Interview: Hidehito Uki, CEO and Founder, Sun Noodle
Please describe how and when you are conducting your return to your offices, factories and other physical locations.
As a food manufacturer and an essential business, Sun Noodle factories have remained open throughout the pandemic. Our Honolulu facility is following the recommended guidelines from the Centers for Disease Control (CDC) and the Hawai‘i State Department of Health, along with rigorous hygiene procedures for food safety and quality control. We also conduct temperature checks for every employee prior to their shift and check for signs of fever and other respiratory symptoms. We are advising employees who have any signs of illness to rest and recover at home.
Human resources, administration and other nonfactory employees have been working remotely whenever possible and will return to the office on an as-needed basis. Moving forward, we will have employees follow alternating schedules and limit the number of people in the office to allow for social distancing. We no longer accept visitors or customers to the factory and will move all external meetings online. Masks will be required by all employees.
After your transition period ends, how do you think your “new normal” will be different from your old normal?
Ramen bowls are not originally meant for portability and the current dine-in restrictions have had devastating effects for many of our restaurant customers. As a result, Sun Noodle has invested in the research and development of products and services to help with delivery and takeout. We developed a new “Ramen on the Run” noodle, designed to maintain its texture and taste in to-go dishes. We also transitioned our Ramen Lab kitchen space in New York City to test different takeout and delivery processes. Through our experimentation with these new areas of service, Sun Noodle is hoping to develop an expertise that will help support our restaurant partners through this transition from dine-in to takeout.
We also ramped up the availability of Sun Noodle retail products online and in grocery stores, which helps provide home chefs with fresh and artisanal noodles for their quarantine meals. As a result of this accelerated development of new products and services to meet our customers’ changing needs, our “new normal” involves many employees developing new capabilities by taking on new roles, responsibilities and projects.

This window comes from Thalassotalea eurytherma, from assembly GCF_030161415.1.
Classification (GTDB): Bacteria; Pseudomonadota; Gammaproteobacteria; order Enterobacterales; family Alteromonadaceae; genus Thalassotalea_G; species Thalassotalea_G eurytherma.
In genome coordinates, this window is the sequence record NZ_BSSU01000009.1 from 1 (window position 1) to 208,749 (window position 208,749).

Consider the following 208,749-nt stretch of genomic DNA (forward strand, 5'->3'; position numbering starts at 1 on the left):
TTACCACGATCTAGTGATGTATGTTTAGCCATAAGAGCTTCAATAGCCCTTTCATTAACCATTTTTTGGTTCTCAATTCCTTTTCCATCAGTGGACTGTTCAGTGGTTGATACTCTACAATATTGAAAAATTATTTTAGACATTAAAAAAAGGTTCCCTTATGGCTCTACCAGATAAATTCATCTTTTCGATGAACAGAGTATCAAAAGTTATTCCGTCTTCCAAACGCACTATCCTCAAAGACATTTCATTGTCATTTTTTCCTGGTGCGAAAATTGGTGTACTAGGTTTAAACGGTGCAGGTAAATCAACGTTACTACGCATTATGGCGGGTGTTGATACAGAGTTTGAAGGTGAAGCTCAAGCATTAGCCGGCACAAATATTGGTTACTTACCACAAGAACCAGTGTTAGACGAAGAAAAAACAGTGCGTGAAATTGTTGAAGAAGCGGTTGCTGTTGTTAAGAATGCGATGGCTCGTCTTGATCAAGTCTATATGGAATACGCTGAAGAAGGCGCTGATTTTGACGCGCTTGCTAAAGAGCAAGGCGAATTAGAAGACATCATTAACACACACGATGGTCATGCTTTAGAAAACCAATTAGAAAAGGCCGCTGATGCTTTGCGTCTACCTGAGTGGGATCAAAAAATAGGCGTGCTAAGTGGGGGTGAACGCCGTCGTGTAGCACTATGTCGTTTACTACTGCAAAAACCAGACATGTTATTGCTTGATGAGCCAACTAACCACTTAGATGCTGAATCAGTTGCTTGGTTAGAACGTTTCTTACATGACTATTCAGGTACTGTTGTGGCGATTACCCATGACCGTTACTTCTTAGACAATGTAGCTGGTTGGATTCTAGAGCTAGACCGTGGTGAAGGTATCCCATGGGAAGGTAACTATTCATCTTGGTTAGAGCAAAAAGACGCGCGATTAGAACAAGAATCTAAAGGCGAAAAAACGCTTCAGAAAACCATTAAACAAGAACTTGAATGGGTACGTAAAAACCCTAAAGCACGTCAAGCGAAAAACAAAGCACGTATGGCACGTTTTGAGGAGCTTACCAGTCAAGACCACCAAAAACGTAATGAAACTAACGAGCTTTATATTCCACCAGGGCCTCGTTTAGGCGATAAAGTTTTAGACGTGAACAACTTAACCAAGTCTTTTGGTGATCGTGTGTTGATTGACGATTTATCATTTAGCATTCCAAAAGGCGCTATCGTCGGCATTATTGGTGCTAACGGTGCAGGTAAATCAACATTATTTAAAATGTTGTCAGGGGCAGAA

How do you think your new normal will affect your finances and customer service?
At Sun Noodle, our customers are part of our ‘ohana and it is our top priority to care for our ‘ohana. This pandemic and the resulting closure of dine-in restaurants have had enormous impacts on both our restaurant customers and retail customers. We’ve stepped up for our restaurant customers by discussing their concerns and using our resources to develop the takeout and delivery services that they need most during this time.
We’ve also been listening to the needs of our retail customers, who have been asking for a wider distribution of our products in grocery stores and online. We understand that we cannot please every customer, but we see this period as an opportunity to demonstrate our commitment to supporting the local restaurant industry and community.
How are you going to ensure good employee performance and engagement under your new normal?
With locations in New Jersey, California and Hawai‘i, Sun Noodle has always valued connectivity through phone and video calls. Our leadership team and various departments have increased the frequency of our meetings to account for the many changes that take place on a day-to-day basis in this uncertain time. This also gives us an opportunity to gauge the areas that may need extra help or the colleagues who may need extra support. In addition, we are taking advantage of virtual tools, such as Slack and Zoom, to keep everyone connected and engaged.
Are there other important lessons your organization learned from this crisis?
This crisis has taught us the importance of listening to our customers and being open to changes. As our customers’ business needs changed, our business needs changed, and it was vital for our team to be able to discuss new opportunities for growth with those who are directly affected. We had previously been resistant to adding new services that would put a strain on our current resources, but we realize now that we have a responsibility to adapt with the needs of our community. We have been presented with an opportunity to use our resources to help those who are struggling and to uplift others at home through educational cooking content. There are many ways to serve the community and we are grateful that we are able to serve our community with nourishment and joy through high-quality noodles.